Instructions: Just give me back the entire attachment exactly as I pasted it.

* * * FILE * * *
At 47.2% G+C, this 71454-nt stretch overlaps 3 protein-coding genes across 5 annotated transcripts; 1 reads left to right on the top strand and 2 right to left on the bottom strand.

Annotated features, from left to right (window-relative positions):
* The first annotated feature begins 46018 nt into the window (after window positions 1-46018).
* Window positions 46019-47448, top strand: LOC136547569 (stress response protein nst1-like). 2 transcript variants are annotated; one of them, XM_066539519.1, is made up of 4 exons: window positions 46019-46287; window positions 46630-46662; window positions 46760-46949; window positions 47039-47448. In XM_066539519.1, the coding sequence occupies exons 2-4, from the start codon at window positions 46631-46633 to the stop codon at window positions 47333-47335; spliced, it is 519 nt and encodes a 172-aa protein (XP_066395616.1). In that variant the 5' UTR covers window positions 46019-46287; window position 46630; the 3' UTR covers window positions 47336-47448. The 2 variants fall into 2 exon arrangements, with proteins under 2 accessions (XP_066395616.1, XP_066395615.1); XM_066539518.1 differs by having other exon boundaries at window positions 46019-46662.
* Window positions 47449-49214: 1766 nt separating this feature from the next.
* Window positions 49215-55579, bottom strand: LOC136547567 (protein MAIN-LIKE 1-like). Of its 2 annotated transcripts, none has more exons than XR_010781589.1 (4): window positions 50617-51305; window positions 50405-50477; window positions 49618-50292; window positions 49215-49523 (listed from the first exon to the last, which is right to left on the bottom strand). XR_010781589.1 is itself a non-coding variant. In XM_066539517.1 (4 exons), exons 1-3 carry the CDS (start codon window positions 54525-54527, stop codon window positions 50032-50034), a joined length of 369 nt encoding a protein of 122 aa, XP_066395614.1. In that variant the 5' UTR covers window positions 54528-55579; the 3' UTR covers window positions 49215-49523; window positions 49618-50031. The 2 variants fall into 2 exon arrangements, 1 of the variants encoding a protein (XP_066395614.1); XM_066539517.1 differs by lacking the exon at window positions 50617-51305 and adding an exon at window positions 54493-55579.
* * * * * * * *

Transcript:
At 47.2% G+C, this 71454-nt stretch overlaps 3 protein-coding genes across 5 annotated transcripts; 1 reads left to right on the top strand and 2 right to left on the bottom strand.

Annotated features, from left to right (window-relative positions):
* The first annotated feature begins 46018 nt into the window (after window positions 1-46018).
* Window positions 46019-47448, top strand: LOC136547569 (stress response protein nst1-like). 2 transcript variants are annotated; one of them, XM_066539519.1, is made up of 4 exons: window positions 46019-46287; window positions 46630-46662; window positions 46760-46949; window positions 47039-47448. In XM_066539519.1, the coding sequence occupies exons 2-4, from the start codon at window positions 46631-46633 to the stop codon at window positions 47333-47335; spliced, it is 519 nt and encodes a 172-aa protein (XP_066395616.1). In that variant the 5' UTR covers window positions 46019-46287; window position 46630; the 3' UTR covers window positions 47336-47448. The 2 variants fall into 2 exon arrangements, with proteins under 2 accessions (XP_066395616.1, XP_066395615.1); XM_066539518.1 differs by having other exon boundaries at window positions 46019-46662.
* Window positions 47449-49214: 1766 nt separating this feature from the next.
* Window positions 49215-55579, bottom strand: LOC136547567 (protein MAIN-LIKE 1-like). Of its 2 annotated transcripts, none has more exons than XR_010781589.1 (4): window positions 50617-51305; window positions 50405-50477; window positions 49618-50292; window positions 49215-49523 (listed from the first exon to the last, which is right to left on the bottom strand). XR_010781589.1 is itself a non-coding variant. In XM_066539517.1 (4 exons), exons 1-3 carry the CDS (start codon window positions 54525-54527, stop codon window positions 50032-50034), a joined length of 369 nt encoding a protein of 122 aa, XP_066395614.1. In that variant the 5' UTR covers window positions 54528-55579; the 3' UTR covers window positions 49215-49523; window positions 49618-50031. The 2 variants fall into 2 exon arrangements, 1 of the variants encoding a protein (XP_066395614.1); XM_066539517.1 differs by lacking the exon at window positions 50617-51305 and adding an exon at window positions 54493-55579.